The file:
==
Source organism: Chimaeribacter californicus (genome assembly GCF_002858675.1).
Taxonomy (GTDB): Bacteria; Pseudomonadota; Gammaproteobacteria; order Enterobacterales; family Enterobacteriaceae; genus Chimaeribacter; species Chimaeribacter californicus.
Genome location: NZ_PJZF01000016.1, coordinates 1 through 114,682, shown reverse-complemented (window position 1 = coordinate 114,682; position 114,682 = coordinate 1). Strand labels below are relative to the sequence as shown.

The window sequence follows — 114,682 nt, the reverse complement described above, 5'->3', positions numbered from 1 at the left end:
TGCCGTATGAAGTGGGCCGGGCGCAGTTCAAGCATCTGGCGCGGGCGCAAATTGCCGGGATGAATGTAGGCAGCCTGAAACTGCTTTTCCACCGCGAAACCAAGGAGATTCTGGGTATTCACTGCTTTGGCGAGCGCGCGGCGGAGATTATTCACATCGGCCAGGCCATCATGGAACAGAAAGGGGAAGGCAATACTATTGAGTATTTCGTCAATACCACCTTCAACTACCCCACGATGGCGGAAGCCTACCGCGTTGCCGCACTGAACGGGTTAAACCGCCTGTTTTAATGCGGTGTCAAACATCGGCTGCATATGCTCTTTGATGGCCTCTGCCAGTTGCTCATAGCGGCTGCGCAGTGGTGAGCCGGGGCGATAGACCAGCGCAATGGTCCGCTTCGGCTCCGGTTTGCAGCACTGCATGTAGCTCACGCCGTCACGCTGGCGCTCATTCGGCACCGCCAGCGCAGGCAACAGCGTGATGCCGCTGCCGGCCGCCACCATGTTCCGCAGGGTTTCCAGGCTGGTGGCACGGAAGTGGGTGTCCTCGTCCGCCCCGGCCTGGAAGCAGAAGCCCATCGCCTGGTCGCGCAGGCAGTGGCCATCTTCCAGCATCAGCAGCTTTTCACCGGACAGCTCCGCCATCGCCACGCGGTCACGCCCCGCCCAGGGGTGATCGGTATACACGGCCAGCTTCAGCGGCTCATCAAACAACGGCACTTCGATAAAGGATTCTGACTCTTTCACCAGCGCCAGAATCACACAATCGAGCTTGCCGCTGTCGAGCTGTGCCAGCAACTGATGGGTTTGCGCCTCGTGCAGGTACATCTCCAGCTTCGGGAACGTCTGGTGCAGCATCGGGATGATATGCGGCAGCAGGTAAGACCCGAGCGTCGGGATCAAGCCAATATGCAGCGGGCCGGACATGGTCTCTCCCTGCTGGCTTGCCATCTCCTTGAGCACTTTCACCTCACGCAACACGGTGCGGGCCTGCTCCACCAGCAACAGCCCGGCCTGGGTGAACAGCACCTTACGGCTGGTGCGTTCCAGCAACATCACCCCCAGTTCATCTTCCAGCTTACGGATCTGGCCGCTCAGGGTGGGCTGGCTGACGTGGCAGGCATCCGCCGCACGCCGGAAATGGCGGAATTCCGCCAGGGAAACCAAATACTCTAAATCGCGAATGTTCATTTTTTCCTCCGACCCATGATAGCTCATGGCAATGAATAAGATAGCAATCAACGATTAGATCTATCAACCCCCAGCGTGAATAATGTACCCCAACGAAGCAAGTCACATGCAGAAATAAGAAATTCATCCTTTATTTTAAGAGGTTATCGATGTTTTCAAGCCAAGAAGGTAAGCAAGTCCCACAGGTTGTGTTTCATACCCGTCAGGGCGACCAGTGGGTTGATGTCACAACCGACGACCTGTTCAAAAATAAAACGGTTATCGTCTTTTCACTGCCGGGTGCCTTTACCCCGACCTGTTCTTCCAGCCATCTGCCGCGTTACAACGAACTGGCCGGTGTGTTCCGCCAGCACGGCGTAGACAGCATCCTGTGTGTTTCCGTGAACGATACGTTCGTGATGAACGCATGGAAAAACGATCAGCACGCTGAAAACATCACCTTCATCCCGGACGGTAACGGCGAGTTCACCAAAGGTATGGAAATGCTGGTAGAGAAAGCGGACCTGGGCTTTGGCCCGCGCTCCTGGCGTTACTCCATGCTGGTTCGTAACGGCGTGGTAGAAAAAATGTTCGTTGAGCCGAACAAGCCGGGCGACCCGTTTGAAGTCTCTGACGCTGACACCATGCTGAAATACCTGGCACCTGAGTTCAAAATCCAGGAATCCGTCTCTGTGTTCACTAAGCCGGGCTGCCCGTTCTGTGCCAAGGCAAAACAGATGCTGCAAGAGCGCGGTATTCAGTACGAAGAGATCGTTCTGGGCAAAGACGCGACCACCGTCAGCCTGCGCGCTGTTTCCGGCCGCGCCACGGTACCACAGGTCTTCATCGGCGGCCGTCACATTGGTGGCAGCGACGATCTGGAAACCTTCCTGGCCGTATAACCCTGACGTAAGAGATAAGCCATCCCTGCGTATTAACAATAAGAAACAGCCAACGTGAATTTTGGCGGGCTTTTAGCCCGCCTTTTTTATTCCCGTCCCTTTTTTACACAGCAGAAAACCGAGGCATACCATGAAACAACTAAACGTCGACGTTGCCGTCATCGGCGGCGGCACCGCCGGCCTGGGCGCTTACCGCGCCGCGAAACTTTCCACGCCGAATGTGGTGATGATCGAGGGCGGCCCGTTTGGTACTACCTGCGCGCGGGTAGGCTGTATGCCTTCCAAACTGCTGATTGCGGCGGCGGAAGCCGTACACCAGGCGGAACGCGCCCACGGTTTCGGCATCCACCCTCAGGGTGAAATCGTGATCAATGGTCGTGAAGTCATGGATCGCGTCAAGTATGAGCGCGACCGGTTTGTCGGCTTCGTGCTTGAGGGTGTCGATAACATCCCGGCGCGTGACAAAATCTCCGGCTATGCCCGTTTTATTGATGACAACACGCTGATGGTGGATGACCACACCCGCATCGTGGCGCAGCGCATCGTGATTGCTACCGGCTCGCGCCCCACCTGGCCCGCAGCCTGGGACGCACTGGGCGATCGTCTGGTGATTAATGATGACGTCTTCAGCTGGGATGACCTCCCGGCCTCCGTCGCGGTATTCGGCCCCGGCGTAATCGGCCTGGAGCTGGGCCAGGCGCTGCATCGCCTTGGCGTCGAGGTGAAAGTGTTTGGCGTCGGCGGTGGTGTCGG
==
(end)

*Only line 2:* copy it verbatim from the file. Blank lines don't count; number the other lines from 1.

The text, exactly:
Taxonomy (GTDB): Bacteria; Pseudomonadota; Gammaproteobacteria; order Enterobacterales; family Enterobacteriaceae; genus Chimaeribacter; species Chimaeribacter californicus.